I recently described how to render a complete animation in the compositor. To achieve this effect, I used a texture which was modified in the compositor so that the scene didn’t need rerendering. The texture node has two inputs: scale and offset. Their color is violet, which means it needs some vector coordinates as input – but there is no vector input node available.
While I wished I had a vector input node, I found out that it is possible to connect an RGB node to the inputs, which worked, but had the limitation for values being in the range from 0 to 1. This was just enough for my uses, but it might not be for yours.
Luckily enough, I now figured out how to simulate a vector input node using a compositor node group. First thing to know is that R (red) maps to X, G (green) maps to Y and B (blue) maps to Z. Next, colors in Blender can actually exceed their range from 0 to 1. Anything greater than 1 will be displayed as 1. But for this vector input node, we needn’t care about this, because it will not be used as a color – but if you once need an oversaturated color, you can use the same approach. The pure R, G and B colors are multiplied with the input values of the compositor group and added together for the final vector output.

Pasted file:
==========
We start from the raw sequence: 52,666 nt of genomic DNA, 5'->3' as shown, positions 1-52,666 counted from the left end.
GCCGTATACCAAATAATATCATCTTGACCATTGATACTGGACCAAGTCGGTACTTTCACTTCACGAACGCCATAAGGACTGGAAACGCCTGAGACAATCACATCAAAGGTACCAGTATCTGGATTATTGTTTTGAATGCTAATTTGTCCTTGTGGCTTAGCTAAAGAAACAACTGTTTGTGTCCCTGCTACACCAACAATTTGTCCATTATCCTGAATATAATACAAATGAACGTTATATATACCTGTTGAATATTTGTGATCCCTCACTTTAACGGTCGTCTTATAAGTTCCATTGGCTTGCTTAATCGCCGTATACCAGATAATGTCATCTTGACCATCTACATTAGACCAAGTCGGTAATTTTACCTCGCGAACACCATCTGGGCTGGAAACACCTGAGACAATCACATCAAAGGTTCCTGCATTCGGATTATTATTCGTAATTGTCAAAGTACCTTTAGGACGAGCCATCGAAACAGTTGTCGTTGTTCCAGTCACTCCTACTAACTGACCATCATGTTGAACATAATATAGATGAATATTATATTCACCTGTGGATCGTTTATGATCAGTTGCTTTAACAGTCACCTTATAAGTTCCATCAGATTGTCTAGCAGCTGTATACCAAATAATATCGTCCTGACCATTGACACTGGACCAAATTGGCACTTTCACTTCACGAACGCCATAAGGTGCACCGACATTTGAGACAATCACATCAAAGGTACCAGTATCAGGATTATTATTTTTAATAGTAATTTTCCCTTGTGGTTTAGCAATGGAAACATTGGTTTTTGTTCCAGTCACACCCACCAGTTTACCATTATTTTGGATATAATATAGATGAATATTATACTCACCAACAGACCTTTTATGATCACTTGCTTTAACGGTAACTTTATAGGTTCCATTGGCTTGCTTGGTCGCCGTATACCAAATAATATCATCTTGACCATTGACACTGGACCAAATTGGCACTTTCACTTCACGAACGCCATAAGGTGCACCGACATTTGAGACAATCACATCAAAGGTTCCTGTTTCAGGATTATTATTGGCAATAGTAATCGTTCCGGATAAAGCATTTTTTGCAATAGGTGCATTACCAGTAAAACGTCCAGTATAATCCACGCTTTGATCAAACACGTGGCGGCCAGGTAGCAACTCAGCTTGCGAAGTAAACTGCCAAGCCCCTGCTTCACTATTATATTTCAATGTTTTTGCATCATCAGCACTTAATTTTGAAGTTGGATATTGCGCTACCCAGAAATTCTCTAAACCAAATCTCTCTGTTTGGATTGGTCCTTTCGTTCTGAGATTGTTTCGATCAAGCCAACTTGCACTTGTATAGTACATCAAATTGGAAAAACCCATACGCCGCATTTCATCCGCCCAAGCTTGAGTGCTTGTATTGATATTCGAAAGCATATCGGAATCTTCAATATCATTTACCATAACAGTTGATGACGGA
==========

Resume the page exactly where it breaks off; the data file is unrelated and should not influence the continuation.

With this set up, you have a reusable vector input node group which you can save in a separate file and link or append to your scenes. The main benefit is, that you can now set keyframes on the X, Y and Z values which is not possible in the texture node offset or scale directly. So now the texture can be animated in the compositor. Another use for this node could be the vector blur node which has a speed input connector.